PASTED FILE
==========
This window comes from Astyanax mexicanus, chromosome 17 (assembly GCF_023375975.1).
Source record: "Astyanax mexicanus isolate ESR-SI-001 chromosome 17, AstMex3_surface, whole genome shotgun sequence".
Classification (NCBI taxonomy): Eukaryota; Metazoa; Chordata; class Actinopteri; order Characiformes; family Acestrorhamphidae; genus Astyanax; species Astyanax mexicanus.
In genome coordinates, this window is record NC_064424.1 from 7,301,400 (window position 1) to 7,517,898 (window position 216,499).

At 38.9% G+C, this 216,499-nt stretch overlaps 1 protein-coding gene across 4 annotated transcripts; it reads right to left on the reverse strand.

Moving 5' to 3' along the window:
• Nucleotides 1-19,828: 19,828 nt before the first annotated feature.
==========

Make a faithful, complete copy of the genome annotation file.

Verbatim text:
This window comes from Astyanax mexicanus, chromosome 17 (assembly GCF_023375975.1).
Source record: "Astyanax mexicanus isolate ESR-SI-001 chromosome 17, AstMex3_surface, whole genome shotgun sequence".
Classification (NCBI taxonomy): Eukaryota; Metazoa; Chordata; class Actinopteri; order Characiformes; family Acestrorhamphidae; genus Astyanax; species Astyanax mexicanus.
In genome coordinates, this window is record NC_064424.1 from 7,301,400 (window position 1) to 7,517,898 (window position 216,499).

At 38.9% G+C, this 216,499-nt stretch overlaps 1 protein-coding gene across 4 annotated transcripts; it reads right to left on the reverse strand.

Moving 5' to 3' along the window:
• Nucleotides 1-19,828: 19,828 nt before the first annotated feature.